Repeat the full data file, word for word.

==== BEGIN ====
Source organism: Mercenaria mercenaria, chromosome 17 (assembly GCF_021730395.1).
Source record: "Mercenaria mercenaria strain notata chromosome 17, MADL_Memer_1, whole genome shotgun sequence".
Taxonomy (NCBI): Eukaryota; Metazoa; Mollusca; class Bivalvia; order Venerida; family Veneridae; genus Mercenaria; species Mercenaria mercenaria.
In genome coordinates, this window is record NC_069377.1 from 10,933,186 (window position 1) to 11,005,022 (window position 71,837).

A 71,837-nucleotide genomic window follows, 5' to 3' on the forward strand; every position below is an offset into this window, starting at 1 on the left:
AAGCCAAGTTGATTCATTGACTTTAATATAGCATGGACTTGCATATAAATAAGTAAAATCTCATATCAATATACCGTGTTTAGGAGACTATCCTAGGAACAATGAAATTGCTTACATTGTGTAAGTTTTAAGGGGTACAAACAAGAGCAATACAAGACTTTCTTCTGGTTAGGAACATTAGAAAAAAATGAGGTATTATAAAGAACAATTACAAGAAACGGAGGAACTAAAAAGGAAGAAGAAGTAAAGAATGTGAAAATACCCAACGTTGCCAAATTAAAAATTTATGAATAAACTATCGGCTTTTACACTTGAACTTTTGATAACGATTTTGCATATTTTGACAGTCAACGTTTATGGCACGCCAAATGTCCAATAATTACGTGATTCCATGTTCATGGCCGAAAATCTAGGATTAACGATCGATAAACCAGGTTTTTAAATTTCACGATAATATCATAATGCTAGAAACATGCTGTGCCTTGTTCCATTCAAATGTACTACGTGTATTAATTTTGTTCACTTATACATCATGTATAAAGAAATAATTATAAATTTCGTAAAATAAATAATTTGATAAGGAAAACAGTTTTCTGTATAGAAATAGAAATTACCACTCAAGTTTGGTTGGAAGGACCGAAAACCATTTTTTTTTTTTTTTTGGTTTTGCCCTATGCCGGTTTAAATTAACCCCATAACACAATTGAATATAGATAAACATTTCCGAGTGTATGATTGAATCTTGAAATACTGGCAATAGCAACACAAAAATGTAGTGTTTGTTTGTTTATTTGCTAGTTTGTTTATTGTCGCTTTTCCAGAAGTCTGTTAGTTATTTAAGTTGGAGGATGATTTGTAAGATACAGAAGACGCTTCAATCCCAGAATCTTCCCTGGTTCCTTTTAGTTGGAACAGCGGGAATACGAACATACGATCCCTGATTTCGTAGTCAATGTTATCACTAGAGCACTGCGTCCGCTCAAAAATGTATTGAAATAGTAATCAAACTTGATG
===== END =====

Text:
Source organism: Mercenaria mercenaria, chromosome 17 (assembly GCF_021730395.1).
Source record: "Mercenaria mercenaria strain notata chromosome 17, MADL_Memer_1, whole genome shotgun sequence".
Taxonomy (NCBI): Eukaryota; Metazoa; Mollusca; class Bivalvia; order Venerida; family Veneridae; genus Mercenaria; species Mercenaria mercenaria.
In genome coordinates, this window is record NC_069377.1 from 10,933,186 (window position 1) to 11,005,022 (window position 71,837).

A 71,837-nucleotide genomic window follows, 5' to 3' on the forward strand; every position below is an offset into this window, starting at 1 on the left:
AAGCCAAGTTGATTCATTGACTTTAATATAGCATGGACTTGCATATAAATAAGTAAAATCTCATATCAATATACCGTGTTTAGGAGACTATCCTAGGAACAATGAAATTGCTTACATTGTGTAAGTTTTAAGGGGTACAAACAAGAGCAATACAAGACTTTCTTCTGGTTAGGAACATTAGAAAAAAATGAGGTATTATAAAGAACAATTACAAGAAACGGAGGAACTAAAAAGGAAGAAGAAGTAAAGAATGTGAAAATACCCAACGTTGCCAAATTAAAAATTTATGAATAAACTATCGGCTTTTACACTTGAACTTTTGATAACGATTTTGCATATTTTGACAGTCAACGTTTATGGCACGCCAAATGTCCAATAATTACGTGATTCCATGTTCATGGCCGAAAATCTAGGATTAACGATCGATAAACCAGGTTTTTAAATTTCACGATAATATCATAATGCTAGAAACATGCTGTGCCTTGTTCCATTCAAATGTACTACGTGTATTAATTTTGTTCACTTATACATCATGTATAAAGAAATAATTATAAATTTCGTAAAATAAATAATTTGATAAGGAAAACAGTTTTCTGTATAGAAATAGAAATTACCACTCAAGTTTGGTTGGAAGGACCGAAAACCATTTTTTTTTTTTTTTTGGTTTTGCCCTATGCCGGTTTAAATTAACCCCATAACACAATTGAATATAGATAAACATTTCCGAGTGTATGATTGAATCTTGAAATACTGGCAATAGCAACACAAAAATGTAGTGTTTGTTTGTTTATTTGCTAGTTTGTTTATTGTCGCTTTTCCAGAAGTCTGTTAGTTATTTAAGTTGGAGGATGATTTGTAAGATACAGAAGACGCTTCAATCCCAGAATCTTCCCTGGTTCCTTTTAGTTGGAACAGCGGGAATACGAACATACGATCCCTGATTTCGTAGTCAATGTTATCACTAGAGCACTGCGTCCGCTCAAAAATGTATTGAAATAGTAATCAAACTTGATG